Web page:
Friday, August 31, 2012

Please Go To The Source Before Submitting Or Pitching

It is an unfortunate part of this business when I have to tell an author no to a project either during a pitch or after submitting a query to me. Yes, the simple no is tough, but it becomes worse when the author clearly had not done his or her research before submitting.

You know one of my biggest rants here on the blog is to do your research. Not only should you know where your story fits, but also who your story should go to. But the problems I am talking about here extend beyond that. These issues come down to a simple matter of reading.

Many authors out there rely on a host of outside sources to get their contacts for their projects. Querytracker is one of those sites. We can also add in Guide to Literary Agents and the other publications out there. While these are certainly a good start, too often, these sites are giving you the wrong information. Don't get me wrong. The intent is great, but, many agents and editors do shift what they are looking for during the year. Some of these sites simply have someone going to a website once a year, and then post what they found at that time. Feel free to use these sites, but take it a step further and go to the actual source. Go to their website and see if it is accurate.

I bring this up because recently I had someone submit a YA to me. Of course I passed on the project because I don't rep YA. They responded that Querytracker said I rep YA and "I should be the one to go to Querytracker and change it."

I have tried to do my best to tell many of these sites to simply go and visit my website before submitting. Still, many feel their approach is the best.

Let's try this one (Guess what? The solution will be the same). Conferences will often post a grid stating exactly what the editors and agents are looking for. Despite all efforts to make sure the details are great, there are sometimes mistakes. But again, more often than not, the writers are simply not reading the grid AND THEN going to the website to confirm the information. How often does this happen? The last three conferences I attended during the summer had these results:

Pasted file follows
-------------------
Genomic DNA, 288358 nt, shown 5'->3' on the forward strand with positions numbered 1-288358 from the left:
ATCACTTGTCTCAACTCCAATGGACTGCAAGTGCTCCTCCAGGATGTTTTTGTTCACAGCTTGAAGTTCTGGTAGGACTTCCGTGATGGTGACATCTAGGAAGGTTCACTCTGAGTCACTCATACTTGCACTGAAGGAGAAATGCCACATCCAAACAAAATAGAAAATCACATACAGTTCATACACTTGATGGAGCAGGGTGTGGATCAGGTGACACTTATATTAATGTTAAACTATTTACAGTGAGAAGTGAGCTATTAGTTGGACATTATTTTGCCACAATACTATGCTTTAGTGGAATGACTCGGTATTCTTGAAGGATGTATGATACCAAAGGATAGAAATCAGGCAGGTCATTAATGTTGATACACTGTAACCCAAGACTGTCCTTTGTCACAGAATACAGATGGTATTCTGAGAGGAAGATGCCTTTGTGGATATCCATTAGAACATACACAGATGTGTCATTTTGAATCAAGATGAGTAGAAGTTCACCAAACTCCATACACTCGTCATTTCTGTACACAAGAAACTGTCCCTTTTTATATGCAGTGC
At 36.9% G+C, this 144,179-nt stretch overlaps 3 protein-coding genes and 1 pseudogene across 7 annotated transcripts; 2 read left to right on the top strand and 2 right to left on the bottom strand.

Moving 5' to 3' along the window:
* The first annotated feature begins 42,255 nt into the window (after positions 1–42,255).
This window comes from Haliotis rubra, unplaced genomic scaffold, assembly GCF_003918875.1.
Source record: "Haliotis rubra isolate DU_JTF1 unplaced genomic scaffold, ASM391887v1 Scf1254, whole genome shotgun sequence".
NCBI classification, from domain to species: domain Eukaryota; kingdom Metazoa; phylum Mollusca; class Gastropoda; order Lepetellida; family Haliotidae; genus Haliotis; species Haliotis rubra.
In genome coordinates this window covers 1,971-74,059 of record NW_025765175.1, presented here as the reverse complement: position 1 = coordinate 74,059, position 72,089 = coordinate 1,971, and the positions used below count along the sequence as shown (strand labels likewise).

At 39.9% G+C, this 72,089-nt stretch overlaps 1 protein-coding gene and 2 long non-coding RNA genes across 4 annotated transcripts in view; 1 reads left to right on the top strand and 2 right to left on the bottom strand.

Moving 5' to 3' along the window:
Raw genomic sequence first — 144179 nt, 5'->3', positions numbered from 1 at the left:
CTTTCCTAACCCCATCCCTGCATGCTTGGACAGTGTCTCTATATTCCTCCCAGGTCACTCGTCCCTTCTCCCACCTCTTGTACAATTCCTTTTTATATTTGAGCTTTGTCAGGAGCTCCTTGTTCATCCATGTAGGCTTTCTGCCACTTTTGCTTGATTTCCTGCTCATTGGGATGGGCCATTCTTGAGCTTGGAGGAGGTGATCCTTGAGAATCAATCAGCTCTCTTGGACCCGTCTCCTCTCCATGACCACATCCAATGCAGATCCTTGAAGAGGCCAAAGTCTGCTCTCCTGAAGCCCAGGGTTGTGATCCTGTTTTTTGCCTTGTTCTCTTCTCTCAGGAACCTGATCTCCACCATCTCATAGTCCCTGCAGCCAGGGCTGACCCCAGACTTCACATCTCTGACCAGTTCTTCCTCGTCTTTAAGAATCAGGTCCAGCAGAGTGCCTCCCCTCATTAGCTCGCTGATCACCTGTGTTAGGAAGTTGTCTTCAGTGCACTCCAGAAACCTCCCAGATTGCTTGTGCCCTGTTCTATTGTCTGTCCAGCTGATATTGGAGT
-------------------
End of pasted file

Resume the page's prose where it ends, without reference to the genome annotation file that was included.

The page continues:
• Pacific Northwest Writing Conference: Over 1/2 submitted projects that weren't even being marketed at romance or women's fiction. I should also note this was AFTER the 90 minute session where all of the agents sat in front of a crowded ballroom and stated individually what they want and what they don't want.
  • RWA Nationals: 1/3 submitted projects in genres I am very clear I don't represent as well as 2 who hadn't even finished their projects.
  • Willamette Writer's Conference: Like PNWA over 1/2 again. In this case, I even had two non-fiction projects.
The point of this is simple. If we don't represent it, we will reject it. No, we will not change our minds. It means a flat out "no". But you can control it. Do your own research and don't trust these other sites that claim they are making your life easier. More often then not, they are leading you straight into a rejection letter.


1 comment:

  1. I agree research is important.

    However, it's also important that agents clarify on their website or blog what they actually represent.

    I've seen more than a few agents whose sites state they represent fiction or nonfiction, and then complain on Twitter that no one reads their guidelines, and writers keep submitting projects they don't represent. Those seem awfully broad categories to me. Once you only represent fiction or nonfiction, or both, how does the author play the guessing game as to what the agent intends?

    Sometimes, their published clients are listed. However, unless you know every single author known, guessing their genre by title, unless a picture book, is highly unlikely.

    How are writers supposed to mind read the guessing game agents often leave on their websites?

    My advice to agents: Ask someone who is not in your agency, or a family member to read your website and recite your submission guidelines to you. You might be surprised what isn't picked up by the average reader. It's easy for anyone to add those few extra words in our head, and forget they need to be on the page as well.

    Thanks so much for your wonderful advice, as usual. Now, if I ever learn to read minds, perhaps I can find an agent who is interested in my novels (which may or may not be termed by others as young adult.)